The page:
I think I am misdefining a genre. At the very least either I’m looking at the seam between two genres or reading one a bit too large.
When I think of urban fantasy traditionally, my first thought was books like War for the Oaks or various supernatural investigator books such as the Dresden Files or Diana Tregarde. I read Diana first, but all fit in that large box. Since then, the genre has expanded, but it seems the one constant is the protagonist does not merely encounter the supernatural but has supernatural abilities. The exception in my earlier list is War for the Oaks, where Eddi is not in any way supernatural, but she is involved when the Seelie chose her as a mortal token in their struggles.
As I mentioned yesterday, I’ve been reading a lot of E. Hoffman Price, especially his Pierre d’Artois occult detective stories. He is not my first encounter with these kinds of stories. In the past, I read quite a few of William Hope Hodgson’s Carnacki stories. While less adventure-oriented than Price, Carnacki is not the greatest swordsman in England as d’Artois is in France. What sets them apart is the protagonist has no supernatural abilities, although each has some skill in related arts. Carnacki has various scientific instruments allowing him to interact with ghosts and spirits, while d’Artois has some training in mystic arts.
I have toyed with the idea of trying a detective novel along similar lines. Imagine the Dresden Files where Harry isn’t a wizard but might consult one from time to time. His primary companions, however, would be as mundane as he is. Thus, while there is magic and the supernatural, the feel is very different from urban fantasy. Perhaps The Dresden files, at least the earlier books, firmly planted in the detective story, come closest with their foot firmly planted in the detective story. However, the later Dresden books and the Tregard books have too epic a feel to be the same genre.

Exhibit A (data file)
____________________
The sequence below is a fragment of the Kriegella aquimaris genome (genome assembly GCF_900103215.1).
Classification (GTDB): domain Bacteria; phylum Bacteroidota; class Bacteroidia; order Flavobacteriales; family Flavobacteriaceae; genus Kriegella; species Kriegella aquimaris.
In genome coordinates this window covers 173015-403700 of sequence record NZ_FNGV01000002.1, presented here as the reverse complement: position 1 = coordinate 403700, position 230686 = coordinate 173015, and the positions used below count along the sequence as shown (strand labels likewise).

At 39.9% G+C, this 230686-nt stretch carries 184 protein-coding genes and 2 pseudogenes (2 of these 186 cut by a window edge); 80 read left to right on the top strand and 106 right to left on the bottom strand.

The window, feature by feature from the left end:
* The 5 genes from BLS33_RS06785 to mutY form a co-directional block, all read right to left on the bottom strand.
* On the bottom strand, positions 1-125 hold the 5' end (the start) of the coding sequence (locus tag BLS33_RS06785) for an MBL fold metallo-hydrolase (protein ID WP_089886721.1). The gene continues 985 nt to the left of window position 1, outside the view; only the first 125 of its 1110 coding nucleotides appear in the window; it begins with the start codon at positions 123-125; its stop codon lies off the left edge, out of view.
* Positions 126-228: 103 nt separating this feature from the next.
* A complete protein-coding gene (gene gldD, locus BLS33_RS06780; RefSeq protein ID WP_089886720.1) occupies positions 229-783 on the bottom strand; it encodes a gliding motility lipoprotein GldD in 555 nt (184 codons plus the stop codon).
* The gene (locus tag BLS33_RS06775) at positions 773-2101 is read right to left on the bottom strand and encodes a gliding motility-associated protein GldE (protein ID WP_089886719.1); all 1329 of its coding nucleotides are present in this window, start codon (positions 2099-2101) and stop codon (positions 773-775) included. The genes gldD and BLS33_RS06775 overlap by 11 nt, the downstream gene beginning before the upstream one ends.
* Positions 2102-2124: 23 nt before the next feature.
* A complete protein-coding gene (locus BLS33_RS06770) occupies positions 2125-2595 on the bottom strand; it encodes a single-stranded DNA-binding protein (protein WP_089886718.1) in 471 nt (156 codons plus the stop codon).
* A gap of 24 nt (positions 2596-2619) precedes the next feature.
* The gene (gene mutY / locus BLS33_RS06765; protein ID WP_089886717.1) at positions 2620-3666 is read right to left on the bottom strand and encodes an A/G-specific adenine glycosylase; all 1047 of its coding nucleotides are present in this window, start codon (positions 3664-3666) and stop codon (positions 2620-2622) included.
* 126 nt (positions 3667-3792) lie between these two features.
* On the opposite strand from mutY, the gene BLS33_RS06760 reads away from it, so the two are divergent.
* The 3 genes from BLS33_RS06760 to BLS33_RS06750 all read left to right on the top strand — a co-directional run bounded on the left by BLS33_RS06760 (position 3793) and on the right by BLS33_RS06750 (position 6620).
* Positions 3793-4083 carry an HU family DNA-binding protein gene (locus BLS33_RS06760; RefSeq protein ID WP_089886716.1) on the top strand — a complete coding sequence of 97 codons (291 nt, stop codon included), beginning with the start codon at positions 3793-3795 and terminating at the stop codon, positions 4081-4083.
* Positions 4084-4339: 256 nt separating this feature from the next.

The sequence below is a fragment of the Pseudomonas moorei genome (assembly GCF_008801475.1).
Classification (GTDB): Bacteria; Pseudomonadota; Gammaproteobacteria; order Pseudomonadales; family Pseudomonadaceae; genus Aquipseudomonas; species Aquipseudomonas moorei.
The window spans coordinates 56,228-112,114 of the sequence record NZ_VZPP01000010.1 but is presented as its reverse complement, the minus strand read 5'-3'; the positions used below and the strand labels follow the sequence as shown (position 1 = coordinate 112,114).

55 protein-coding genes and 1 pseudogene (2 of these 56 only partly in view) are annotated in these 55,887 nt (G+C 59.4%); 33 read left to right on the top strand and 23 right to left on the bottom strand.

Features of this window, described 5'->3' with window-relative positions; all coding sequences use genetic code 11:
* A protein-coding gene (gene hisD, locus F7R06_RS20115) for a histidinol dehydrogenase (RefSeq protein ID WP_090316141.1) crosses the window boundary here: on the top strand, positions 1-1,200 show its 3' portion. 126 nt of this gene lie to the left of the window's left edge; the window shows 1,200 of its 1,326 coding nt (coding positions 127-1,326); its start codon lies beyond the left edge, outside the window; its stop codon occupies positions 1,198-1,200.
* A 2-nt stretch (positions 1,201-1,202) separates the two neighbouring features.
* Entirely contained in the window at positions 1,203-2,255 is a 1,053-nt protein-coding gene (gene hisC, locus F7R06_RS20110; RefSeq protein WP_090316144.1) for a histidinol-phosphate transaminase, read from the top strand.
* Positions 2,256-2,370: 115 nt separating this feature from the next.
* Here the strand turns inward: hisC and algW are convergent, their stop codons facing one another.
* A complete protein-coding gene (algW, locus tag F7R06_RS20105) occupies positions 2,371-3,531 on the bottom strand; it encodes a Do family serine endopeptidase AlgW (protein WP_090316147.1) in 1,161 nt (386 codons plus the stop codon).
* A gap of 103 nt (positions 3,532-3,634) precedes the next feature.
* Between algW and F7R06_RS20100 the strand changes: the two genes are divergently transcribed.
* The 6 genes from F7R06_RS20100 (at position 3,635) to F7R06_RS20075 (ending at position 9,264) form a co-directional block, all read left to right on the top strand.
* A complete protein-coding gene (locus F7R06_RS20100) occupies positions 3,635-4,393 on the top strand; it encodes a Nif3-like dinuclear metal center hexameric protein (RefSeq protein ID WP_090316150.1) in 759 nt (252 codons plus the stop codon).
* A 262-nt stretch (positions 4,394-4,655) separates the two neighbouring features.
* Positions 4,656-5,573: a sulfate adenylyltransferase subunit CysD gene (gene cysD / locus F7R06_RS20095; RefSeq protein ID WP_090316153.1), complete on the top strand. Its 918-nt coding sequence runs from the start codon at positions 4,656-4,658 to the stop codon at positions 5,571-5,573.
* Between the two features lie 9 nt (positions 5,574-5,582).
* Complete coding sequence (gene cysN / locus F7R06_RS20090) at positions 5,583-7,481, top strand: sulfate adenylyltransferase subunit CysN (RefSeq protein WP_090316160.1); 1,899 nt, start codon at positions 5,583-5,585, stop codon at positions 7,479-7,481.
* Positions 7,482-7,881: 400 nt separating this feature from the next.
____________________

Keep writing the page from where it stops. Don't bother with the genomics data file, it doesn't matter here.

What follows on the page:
Which leads me to ask, what genre is this latter group of stories in? I think Hodgon’s were mostly considered a variation of the ghost story. Price was mostly published in Weird Tales—the modern descendent of the ghost story. The weird tale became horror and fantasy with some science fiction influenced by it.
I cannot see these stories as horror. The sense of failure, even if the hero succeeds in stopping the monster, is not present. Each story’s moral universe is set aright by the end of the tale.
So, are stories of mundane individuals dealing with supernatural villains on a small stage and without much, if any, supernatural aid still horror? Is it a branch of urban fantasy? Are these stories a third thing altogether? While I don’t need to know this to write them, if I’m looking to be an author as opposed to just a writer, I need to know their audience.
Suggestions on other examples to help me figure this out are welcome.